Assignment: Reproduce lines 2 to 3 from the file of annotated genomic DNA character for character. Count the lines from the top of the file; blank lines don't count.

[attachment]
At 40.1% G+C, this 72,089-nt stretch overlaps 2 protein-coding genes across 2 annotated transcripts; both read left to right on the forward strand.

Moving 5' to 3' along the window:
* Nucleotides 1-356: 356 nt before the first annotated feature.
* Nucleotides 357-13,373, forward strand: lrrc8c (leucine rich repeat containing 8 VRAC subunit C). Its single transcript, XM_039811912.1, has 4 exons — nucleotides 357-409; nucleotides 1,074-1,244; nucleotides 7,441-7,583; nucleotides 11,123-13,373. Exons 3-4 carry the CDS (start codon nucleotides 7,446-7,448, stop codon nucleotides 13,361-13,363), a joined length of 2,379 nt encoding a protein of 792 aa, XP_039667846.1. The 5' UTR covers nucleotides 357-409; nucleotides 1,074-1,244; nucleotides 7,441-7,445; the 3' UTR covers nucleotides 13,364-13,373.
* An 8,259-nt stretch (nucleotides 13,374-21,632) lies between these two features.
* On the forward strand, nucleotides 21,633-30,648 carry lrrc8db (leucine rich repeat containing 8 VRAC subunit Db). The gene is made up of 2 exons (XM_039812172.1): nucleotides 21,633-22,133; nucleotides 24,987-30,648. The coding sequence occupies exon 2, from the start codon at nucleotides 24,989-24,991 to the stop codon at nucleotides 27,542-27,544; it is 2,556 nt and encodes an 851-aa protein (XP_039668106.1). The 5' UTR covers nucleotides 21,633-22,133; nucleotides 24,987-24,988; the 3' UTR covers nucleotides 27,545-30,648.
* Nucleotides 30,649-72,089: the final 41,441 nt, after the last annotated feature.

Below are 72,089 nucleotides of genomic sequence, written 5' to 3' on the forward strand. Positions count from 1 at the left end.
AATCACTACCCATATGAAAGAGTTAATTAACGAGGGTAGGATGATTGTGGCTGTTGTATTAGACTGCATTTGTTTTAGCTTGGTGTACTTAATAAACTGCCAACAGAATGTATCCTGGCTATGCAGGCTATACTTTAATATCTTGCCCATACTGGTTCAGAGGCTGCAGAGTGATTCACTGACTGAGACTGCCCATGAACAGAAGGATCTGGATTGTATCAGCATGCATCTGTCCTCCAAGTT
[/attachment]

Moving 5' to 3' along the window:
* Nucleotides 1-356: 356 nt before the first annotated feature.